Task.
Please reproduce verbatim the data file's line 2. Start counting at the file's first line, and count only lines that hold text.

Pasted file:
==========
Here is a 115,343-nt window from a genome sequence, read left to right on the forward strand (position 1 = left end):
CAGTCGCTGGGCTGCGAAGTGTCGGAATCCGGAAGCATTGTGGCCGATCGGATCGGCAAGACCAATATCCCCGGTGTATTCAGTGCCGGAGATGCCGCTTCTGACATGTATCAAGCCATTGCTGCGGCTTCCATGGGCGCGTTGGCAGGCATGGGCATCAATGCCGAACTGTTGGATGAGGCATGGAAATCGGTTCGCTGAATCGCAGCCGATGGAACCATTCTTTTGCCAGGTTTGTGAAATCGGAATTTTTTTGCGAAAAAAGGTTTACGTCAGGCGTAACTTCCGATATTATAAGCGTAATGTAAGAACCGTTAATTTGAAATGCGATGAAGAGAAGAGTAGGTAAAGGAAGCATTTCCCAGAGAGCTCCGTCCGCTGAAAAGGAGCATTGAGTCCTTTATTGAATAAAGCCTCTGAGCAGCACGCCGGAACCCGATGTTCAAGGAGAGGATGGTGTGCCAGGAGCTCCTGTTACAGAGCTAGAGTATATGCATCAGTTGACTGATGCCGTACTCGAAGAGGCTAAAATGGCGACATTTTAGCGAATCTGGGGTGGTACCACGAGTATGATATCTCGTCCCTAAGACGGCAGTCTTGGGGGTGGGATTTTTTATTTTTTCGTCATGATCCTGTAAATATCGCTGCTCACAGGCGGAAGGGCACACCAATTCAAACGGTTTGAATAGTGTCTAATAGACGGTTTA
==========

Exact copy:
CAGTCGCTGGGCTGCGAAGTGTCGGAATCCGGAAGCATTGTGGCCGATCGGATCGGCAAGACCAATATCCCCGGTGTATTCAGTGCCGGAGATGCCGCTTCTGACATGTATCAAGCCATTGCTGCGGCTTCCATGGGCGCGTTGGCAGGCATGGGCATCAATGCCGAACTGTTGGATGAGGCATGGAAATCGGTTCGCTGAATCGCAGCCGATGGAACCATTCTTTTGCCAGGTTTGTGAAATCGGAATTTTTTTGCGAAAAAAGGTTTACGTCAGGCGTAACTTCCGATATTATAAGCGTAATGTAAGAACCGTTAATTTGAAATGCGATGAAGAGAAGAGTAGGTAAAGGAAGCATTTCCCAGAGAGCTCCGTCCGCTGAAAAGGAGCATTGAGTCCTTTATTGAATAAAGCCTCTGAGCAGCACGCCGGAACCCGATGTTCAAGGAGAGGATGGTGTGCCAGGAGCTCCTGTTACAGAGCTAGAGTATATGCATCAGTTGACTGATGCCGTACTCGAAGAGGCTAAAATGGCGACATTTTAGCGAATCTGGGGTGGTACCACGAGTATGATATCTCGTCCCTAAGACGGCAGTCTTGGGGGTGGGATTTTTTATTTTTTCGTCATGATCCTGTAAATATCGCTGCTCACAGGCGGAAGGGCACACCAATTCAAACGGTTTGAATAGTGTCTAATAGACGGTTTA